When someone passes, planning the funeral is the first of many tasks you’ll need to complete. One of the biggest chores is processing paperwork. To help ensure you’re well prepared, we’ve compiled a list of forms you may need to fill out to settle your loved one’s affairs. We’ve also created a free downloadable checklist you can use to keep track of where you are in the process.
If the deceased purchased a cemetery plot before dying, you must find proof of ownership for the plot. If you can’t locate it, you will need to contact the cemetery to fill out a request for a copy.
If you can’t locate the original birth certificate and have to request a copy, you must be able to verify the personal information of the deceased, establish your relationship with the deceased, provide proof of your identity, and supply all the required documentation for the application.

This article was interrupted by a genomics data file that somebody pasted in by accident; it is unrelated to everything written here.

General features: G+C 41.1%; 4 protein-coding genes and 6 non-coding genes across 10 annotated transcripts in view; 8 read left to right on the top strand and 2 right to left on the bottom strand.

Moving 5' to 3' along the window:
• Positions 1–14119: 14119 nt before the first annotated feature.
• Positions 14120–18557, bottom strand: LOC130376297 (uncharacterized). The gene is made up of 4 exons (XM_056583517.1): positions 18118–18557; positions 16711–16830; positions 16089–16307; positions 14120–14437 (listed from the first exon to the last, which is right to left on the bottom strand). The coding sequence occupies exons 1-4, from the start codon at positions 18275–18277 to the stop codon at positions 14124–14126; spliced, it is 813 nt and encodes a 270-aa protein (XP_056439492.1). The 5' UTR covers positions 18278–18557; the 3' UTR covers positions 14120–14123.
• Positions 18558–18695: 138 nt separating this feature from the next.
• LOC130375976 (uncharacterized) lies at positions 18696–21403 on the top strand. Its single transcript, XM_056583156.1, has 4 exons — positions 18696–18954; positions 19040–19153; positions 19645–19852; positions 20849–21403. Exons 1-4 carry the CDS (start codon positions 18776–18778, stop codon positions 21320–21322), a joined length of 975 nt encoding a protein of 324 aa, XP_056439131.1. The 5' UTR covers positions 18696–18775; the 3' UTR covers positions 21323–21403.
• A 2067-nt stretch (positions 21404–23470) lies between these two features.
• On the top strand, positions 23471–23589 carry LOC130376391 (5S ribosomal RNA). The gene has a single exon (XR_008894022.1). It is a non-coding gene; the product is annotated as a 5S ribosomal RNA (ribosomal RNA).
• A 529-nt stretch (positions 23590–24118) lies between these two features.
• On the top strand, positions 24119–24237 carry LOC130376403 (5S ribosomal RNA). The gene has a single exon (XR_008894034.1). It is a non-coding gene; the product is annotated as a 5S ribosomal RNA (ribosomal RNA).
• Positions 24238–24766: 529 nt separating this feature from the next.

A death certificate serves as a proof of death. Your funeral home will usually process the request for you. It is needed to settle debts and close various accounts, such as banking, Social Security, and even social media accounts. It is advised to order 10-15 copies of a death certificate to be sure you have enough for all tasks.
Typically, the funeral home will report the person’s death to Social Security. In that case, you will only need to give the funeral home the deceased person’s Social Security number. If that is not your situation and you need to report a death, call 800-772-1213 or contact your local Social Security office to learn which forms will need to be completed.
If you can’t locate an original Social Security card, you must apply for it through the Social Security Administration. The deceased individual’s complete or partial Social Security number is needed in order to obtain a death certificate.